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Nazanin Zaghari-Ratcliffe Sentenced could be sent back to prison ‘at any time’

Nazanin Zaghari-Ratcliffe

Nazanin Zaghari-Ratcliffe Wiki

                   Nazanin Zaghari-Ratcliffe Biography

Who is Nazanin Zaghari-Ratcliffe?

Nazanin Zaghari-Ratcliffe (born December 26, 1978) is a dual Iranian-British citizen who has been detained in Iran since April 3, 2016. In early September 2016, she was sentenced to five years in prison after being found guilty of “conspiring to overthrow the Iranian government.

Nazanin Zaghari-Ratcliffe’s Age

Nazanin Zaghari is Born in Iran (Tehran) on 26 December 1978 (age 42)

Early age and education

Nazanin Zaghari was born and raised in Tehran and studies English literature at the University of Tehran, before becoming an English teacher. After the 2003 Bam earthquake, she worked as a translator for the Japan International Cooperation Agency relief effort. She later she worked for the International Federation of Red Cross and Red Crescent Societies and then moved to the World Health Organization as a communications officer.  In 2007, Zaghari-Ratcliffe moved to the UK after receiving a scholarship to study a Master od Communication Management in London Metropolitan University.

Launch campaign

On May 7, 2016, her husband, Richard Ratcliffe, launched an online petition  urging both the Prime Minister of the United Kingdom and the Supreme Leader of Iran to take appropriate measures to ensure the safe return of his wife and daughter. The petition now has more than 3.5 million supporters in 155 countries.

Calls to sanction Iranian officials

In September 2021, Richard Ratcliffe and the release camaigns called on the British government to sanction individual Iranian officials involved in the arrest with asset freezes and travel bans. Richard Ratcliffe called the detention “hostage-taking”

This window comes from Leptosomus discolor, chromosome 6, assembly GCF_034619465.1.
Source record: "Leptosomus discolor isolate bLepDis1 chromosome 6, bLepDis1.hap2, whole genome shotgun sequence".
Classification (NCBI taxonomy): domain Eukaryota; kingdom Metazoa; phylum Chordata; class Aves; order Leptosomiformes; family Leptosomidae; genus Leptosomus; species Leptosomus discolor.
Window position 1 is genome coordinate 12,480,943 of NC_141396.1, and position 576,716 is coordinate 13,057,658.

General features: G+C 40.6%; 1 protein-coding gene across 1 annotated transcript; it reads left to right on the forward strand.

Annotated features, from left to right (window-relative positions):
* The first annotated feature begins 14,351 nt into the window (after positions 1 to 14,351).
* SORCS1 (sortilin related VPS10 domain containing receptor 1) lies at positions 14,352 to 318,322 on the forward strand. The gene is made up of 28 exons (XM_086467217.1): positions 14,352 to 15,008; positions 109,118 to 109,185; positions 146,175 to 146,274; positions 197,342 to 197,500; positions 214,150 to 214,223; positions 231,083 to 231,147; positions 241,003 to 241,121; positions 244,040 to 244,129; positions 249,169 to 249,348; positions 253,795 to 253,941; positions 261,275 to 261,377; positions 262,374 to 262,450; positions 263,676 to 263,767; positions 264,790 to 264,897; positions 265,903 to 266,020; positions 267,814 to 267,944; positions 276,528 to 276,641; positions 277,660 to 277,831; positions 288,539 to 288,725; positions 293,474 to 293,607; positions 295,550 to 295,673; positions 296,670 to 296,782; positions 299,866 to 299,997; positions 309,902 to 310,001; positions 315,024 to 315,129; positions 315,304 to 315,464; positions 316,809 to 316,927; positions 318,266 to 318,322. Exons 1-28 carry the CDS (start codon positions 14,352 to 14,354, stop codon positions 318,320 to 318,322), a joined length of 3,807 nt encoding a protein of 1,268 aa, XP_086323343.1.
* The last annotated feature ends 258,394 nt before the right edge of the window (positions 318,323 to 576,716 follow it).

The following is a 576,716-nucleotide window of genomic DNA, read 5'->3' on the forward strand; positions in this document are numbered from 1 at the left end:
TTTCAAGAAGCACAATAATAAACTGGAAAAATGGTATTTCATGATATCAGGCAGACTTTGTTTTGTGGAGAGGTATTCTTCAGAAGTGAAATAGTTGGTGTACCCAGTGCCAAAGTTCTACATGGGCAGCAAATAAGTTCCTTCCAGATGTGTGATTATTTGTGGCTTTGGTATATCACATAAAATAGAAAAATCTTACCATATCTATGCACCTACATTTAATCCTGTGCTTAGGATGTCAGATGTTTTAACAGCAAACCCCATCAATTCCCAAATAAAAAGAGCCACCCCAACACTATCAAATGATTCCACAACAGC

Coronavirus pandemic

In February 2020, when the COVID-19 pandemic spread to Iran, Zaghari-Ratcliffe was suspect of falling ill with Covid-19 and was tested for the virus and received appropriate medical treatment. However, Iran’s judicial spokesman, Gholamhossein Esmaili, said that she did not have coronavirus and that she was in “good health”. Gholamhossein also described the reports of her infection as “propaganda.”

On March 17, she was temporarily released for two weeks, which was later extended indefinitely. After her retrial was postponed in September, the Foreign Ministry called for her to be permanently released. Kate Allen, Director of Amnesty International UK, said it was foolish that the trial had been moved and said that she had already faced an unfair trial. She accused the Iranian government of playing cruel political games with her and asked the British government to work harder for her release.

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